After having been felled by a severe stroke in 1994, Pierre Gloor passed away peacefully at the Montreal Neurological Institute/Hospital on Friday, October 24, 2003. He is survived by his wife of forty-nine years, Luba Genush Gloor, his children Irene Gloor and Daniel Gloor, and his grandchildren Amanda and Patrick Gloor and Justin and Emilie Shoubridge.
A native of Switzerland, Pierre Gloor received his medical education at the University of Basel, Switzerland, and did his postgraduate work in neurology and neurosurgery at L'Hôpital Louis Pasteur in Colmar, France. He joined McGill's Montreal Neurological Institute in 1952 as a fellow in electroencephalography and neurophysiology, where he studied with Wilder Penfield and Herbert Jasper, receiving his PhD from McGill in 1957.
He began lecturing at McGill in 1954 as an Assistant Professor, became Full Professor in 1968 in the department of Neurology and Neurosurgery, and was named a McGill Emeritus Professor in 1998.
Gloor worked closely with the clinical and research teams at the Montreal Neurological Institute in the treatment of epilepsy. His work in understanding and treating this disorder earned him a worldwide reputation. He was a teacher-clinician-scientist-scholar able to mesh these activities to an incredible degree, to bring the latest experimental results to bear on clinical decisions, and to use clinical knowledge to design theories and experiments.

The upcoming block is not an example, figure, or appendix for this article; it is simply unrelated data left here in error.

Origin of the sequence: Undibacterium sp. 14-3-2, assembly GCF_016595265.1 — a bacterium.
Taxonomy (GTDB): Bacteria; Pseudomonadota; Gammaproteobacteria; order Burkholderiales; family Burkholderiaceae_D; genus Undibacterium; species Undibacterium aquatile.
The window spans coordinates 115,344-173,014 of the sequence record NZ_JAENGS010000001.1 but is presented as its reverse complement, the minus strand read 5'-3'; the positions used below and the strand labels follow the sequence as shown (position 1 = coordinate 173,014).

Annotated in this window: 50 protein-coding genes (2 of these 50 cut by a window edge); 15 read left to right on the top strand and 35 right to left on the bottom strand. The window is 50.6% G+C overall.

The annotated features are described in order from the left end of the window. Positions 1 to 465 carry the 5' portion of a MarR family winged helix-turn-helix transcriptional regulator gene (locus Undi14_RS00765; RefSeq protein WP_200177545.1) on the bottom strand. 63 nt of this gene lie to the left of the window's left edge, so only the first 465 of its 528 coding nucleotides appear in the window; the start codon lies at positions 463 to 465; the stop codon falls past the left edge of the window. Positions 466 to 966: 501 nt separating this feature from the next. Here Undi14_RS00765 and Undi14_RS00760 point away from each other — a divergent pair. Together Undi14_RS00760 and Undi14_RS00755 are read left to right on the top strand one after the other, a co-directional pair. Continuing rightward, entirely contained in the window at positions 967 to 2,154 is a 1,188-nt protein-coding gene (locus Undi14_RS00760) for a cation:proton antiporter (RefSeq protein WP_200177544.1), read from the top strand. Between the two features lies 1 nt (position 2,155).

Among his numerous awards are: the Robert Bing prize, Swiss Academy of Medical Sciences, 1962; the Michael Prize, West Germany, 1980; the William G. Lennox award, American Epilepsy Society, 1981; the Jasper award, American Electroencephalographic Society, 1988; the Wilder Penfield award, Canadian League Against Epilepsy, 1990; the Epilepsy Research Award, American Epilepsy Society Milken Family Foundation, 1994. He was a president of the Canadian as well as the American Electroencephalographic Societies and of the American Epilepsy Society.
He published approximately 250 scientific articles covering wide areas of brain research. His definitive monograph, entitled "The Temporal Lobe and Limbic System," published by Oxford University Press in 1997, was a culmination of his life's interest in the anatomy and physiology of the temporal lobe and its disorders.
He was a key figure in the training of graduate students in neuroscience and of young physicians in neurology. He had a prominent role in training a generation of now internationally renowned experts. He took an active part in teaching local EEG technologists and in organizing a CEGEP program. He also acted as consultant to many Montreal hospitals.
In lieu of flowers, please send donations to the Montreal Neurological Institute (Library Fund), in memory of Dr. Pierre Gloor at the following address: MNI Development Office, 3801 University Street, Montreal, Quebec, H3A 2B4.